Veer Misra – v.eird

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“Artists aren’t politicians; they get to be free to say what they want in the way they see fit. I think queer art is extremely honest, and can almost be understood as a time capsule of the age we’re in and the moments we’re living.”

 Veer is a young gay artist whose art is divided between the desire to spread awareness, and his own experiences. Representation of his community, the injustices, and even triumphs, are portrayed in his works, where a significant part of it comes from his readings of new-age commentaries and think pieces which can invoke visuals in his mind. The other half is personal, based on his emotions and identity.

Veer deems the cross-pollination of media as significant with its own pros and cons. “While access and interaction with communities have eased, it is also true that we live in extremely turbulent times where privacy needs to be maintained while addressing certain themes.” The beauty of the space also comes with constant vigil.

 

Surya Shekhar – raahoull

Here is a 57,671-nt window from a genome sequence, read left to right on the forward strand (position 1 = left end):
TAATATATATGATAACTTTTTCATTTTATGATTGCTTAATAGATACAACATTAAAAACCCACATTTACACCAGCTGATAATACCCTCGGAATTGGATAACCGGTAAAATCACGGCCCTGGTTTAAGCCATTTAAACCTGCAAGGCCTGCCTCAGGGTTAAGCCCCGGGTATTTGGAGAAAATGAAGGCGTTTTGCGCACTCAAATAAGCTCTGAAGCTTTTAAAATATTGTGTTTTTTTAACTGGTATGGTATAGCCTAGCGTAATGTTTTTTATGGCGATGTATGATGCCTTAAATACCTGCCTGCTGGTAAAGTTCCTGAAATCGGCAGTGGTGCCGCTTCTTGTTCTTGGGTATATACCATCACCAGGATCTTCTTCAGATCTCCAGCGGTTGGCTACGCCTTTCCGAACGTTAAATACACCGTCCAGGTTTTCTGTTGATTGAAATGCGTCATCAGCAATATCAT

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Surya shared deep memories of his childhood, where he was confused about whether he is a woman trapped inside a male body, or his feminine characteristics are there to attract men. After a series of internal conflicts, he came out as a cis-gendered gay man.

Since he never received a formal education in art, all of it comes from interpretation. He is deeply moved by the contradictions of gender politics which is seen, where the women are worshipped as goddesses but treated inhuman. He is also influenced by the topic of mental health; how pop culture, media and technology has impacted our state of being. His art style consists of minimalism, modernism, and is currently exploring vintage, Kitsch, and pop-art, all of which is used to shed light on important issues.